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    Have you ruled out Ailanthus?
  22. PeteD

    PeteD New Member

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    Examined the tree this morning again. Will post some photos tomorrow (need cable to download).

    Made an interesting discovery. Overall, the compound leaves on this tree tend to be more opposite than alternating. My photo in the OP probably shows a leaf containing leaflets with the most offset of any of the ones I can easily see on the tree. As a result, I would say the leaves are actually opposite (most look opposite) and not alternating = ASH. Also, every leaf I could see did have a terminal leaflet on the end.

    I also have an Arbor Day-purchased black walnut which I looked at this morning too. One or two leaves looked very similar to my photo above in terms of a slight offset to the leaflets that does not quite look perfectly opposite. However, on the black walnut, these were the closest to being opposite as could be found on the tree. The other leaves were very clearly alternating.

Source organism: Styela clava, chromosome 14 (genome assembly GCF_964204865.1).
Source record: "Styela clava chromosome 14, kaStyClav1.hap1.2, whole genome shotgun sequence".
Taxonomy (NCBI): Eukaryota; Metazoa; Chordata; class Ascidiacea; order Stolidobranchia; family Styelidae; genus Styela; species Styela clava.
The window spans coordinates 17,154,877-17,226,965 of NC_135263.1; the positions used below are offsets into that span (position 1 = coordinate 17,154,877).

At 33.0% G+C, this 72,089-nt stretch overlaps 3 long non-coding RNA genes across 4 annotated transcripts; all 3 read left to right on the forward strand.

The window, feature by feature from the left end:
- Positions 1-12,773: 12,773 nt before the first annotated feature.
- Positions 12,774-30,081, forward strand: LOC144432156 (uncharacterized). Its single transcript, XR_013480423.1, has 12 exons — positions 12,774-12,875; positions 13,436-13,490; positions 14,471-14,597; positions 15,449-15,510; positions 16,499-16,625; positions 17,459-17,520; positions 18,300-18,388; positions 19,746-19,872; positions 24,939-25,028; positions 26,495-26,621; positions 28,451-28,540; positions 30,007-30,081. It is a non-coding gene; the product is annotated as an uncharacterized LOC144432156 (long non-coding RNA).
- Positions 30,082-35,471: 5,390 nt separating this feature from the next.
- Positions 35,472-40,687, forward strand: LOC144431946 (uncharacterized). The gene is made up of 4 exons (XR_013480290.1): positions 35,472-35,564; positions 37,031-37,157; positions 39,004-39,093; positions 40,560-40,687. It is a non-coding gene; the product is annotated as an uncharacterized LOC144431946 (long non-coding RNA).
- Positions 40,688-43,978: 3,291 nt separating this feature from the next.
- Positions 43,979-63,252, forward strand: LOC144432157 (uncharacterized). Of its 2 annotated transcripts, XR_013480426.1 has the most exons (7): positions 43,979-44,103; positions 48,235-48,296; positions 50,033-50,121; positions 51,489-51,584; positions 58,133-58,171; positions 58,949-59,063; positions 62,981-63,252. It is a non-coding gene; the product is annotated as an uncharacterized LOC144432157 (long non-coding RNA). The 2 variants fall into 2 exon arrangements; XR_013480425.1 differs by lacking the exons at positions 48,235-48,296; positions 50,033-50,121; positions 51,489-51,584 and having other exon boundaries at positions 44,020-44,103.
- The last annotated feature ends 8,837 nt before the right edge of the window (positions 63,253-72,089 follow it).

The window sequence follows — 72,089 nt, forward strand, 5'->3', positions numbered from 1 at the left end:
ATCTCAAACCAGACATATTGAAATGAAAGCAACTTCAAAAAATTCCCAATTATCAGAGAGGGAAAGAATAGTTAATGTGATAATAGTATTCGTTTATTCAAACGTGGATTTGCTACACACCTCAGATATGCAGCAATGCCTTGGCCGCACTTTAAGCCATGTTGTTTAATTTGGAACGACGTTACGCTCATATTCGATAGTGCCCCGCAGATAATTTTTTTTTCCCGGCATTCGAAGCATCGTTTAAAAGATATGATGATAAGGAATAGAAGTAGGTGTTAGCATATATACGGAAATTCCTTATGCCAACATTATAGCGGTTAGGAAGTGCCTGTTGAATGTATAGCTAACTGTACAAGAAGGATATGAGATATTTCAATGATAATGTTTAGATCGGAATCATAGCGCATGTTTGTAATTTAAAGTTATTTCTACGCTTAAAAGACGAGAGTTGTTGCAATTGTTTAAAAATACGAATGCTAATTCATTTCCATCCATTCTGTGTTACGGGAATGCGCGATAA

I think the moral of this story is that one leaf is not sufficient to make a judgment on opposite/alternating leaflets. Rather, an evaluation of many leaves is needed because there is some variation in the growth habit from leaf to leaf. I did not realize the possible extent of this variation from the guides.

    Any way to tell what kind of ash if I get some fruit this year? (the ash pods people have posted look very much like what I remember on this tree also)
  23. oldspark

    oldspark Guest

    I believe I have seen that type of tree on my place with the new pictures you show so I am thinking White Ash, I can look later and see if mine are the same. Not sure about the long dangling thingies though. I have no idea what I am talking about but so never mind, still think the pod things look familar. I need to read the posts before I post. :sick:
  24. TreePointer

    TreePointer Minister of Fire

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  25. Adios Pantalones

    Adios Pantalones Minister of Fire

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    The leaves don't look like locust at all.